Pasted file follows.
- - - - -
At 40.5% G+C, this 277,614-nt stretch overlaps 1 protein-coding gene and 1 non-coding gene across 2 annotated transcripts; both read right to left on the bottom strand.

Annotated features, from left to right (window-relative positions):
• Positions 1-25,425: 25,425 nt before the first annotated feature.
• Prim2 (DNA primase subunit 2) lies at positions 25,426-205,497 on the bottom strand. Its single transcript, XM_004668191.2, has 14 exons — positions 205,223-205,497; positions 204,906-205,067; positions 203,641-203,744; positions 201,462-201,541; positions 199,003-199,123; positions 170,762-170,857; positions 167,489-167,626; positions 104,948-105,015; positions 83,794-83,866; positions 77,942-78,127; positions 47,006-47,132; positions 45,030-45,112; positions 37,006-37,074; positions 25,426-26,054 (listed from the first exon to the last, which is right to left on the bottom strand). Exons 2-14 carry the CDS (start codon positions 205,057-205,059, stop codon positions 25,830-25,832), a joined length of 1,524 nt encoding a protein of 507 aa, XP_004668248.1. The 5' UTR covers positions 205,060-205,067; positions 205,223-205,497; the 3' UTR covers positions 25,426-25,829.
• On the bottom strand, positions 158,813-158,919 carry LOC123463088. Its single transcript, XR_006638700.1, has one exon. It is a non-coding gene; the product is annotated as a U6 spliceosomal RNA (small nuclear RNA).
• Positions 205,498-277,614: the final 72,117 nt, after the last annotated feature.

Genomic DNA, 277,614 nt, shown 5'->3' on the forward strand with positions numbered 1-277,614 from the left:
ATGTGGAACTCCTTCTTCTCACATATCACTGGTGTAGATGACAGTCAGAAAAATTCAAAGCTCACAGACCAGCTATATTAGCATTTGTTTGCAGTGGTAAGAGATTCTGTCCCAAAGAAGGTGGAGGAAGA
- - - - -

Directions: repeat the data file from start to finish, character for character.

At 40.5% G+C, this 277,614-nt stretch overlaps 1 protein-coding gene and 1 non-coding gene across 2 annotated transcripts; both read right to left on the bottom strand.

Annotated features, from left to right (window-relative positions):
• Positions 1-25,425: 25,425 nt before the first annotated feature.
• Prim2 (DNA primase subunit 2) lies at positions 25,426-205,497 on the bottom strand. Its single transcript, XM_004668191.2, has 14 exons — positions 205,223-205,497; positions 204,906-205,067; positions 203,641-203,744; positions 201,462-201,541; positions 199,003-199,123; positions 170,762-170,857; positions 167,489-167,626; positions 104,948-105,015; positions 83,794-83,866; positions 77,942-78,127; positions 47,006-47,132; positions 45,030-45,112; positions 37,006-37,074; positions 25,426-26,054 (listed from the first exon to the last, which is right to left on the bottom strand). Exons 2-14 carry the CDS (start codon positions 205,057-205,059, stop codon positions 25,830-25,832), a joined length of 1,524 nt encoding a protein of 507 aa, XP_004668248.1. The 5' UTR covers positions 205,060-205,067; positions 205,223-205,497; the 3' UTR covers positions 25,426-25,829.
• On the bottom strand, positions 158,813-158,919 carry LOC123463088. Its single transcript, XR_006638700.1, has one exon. It is a non-coding gene; the product is annotated as a U6 spliceosomal RNA (small nuclear RNA).
• Positions 205,498-277,614: the final 72,117 nt, after the last annotated feature.

Genomic DNA, 277,614 nt, shown 5'->3' on the forward strand with positions numbered 1-277,614 from the left:
ATGTGGAACTCCTTCTTCTCACATATCACTGGTGTAGATGACAGTCAGAAAAATTCAAAGCTCACAGACCAGCTATATTAGCATTTGTTTGCAGTGGTAAGAGATTCTGTCCCAAAGAAGGTGGAGGAAGA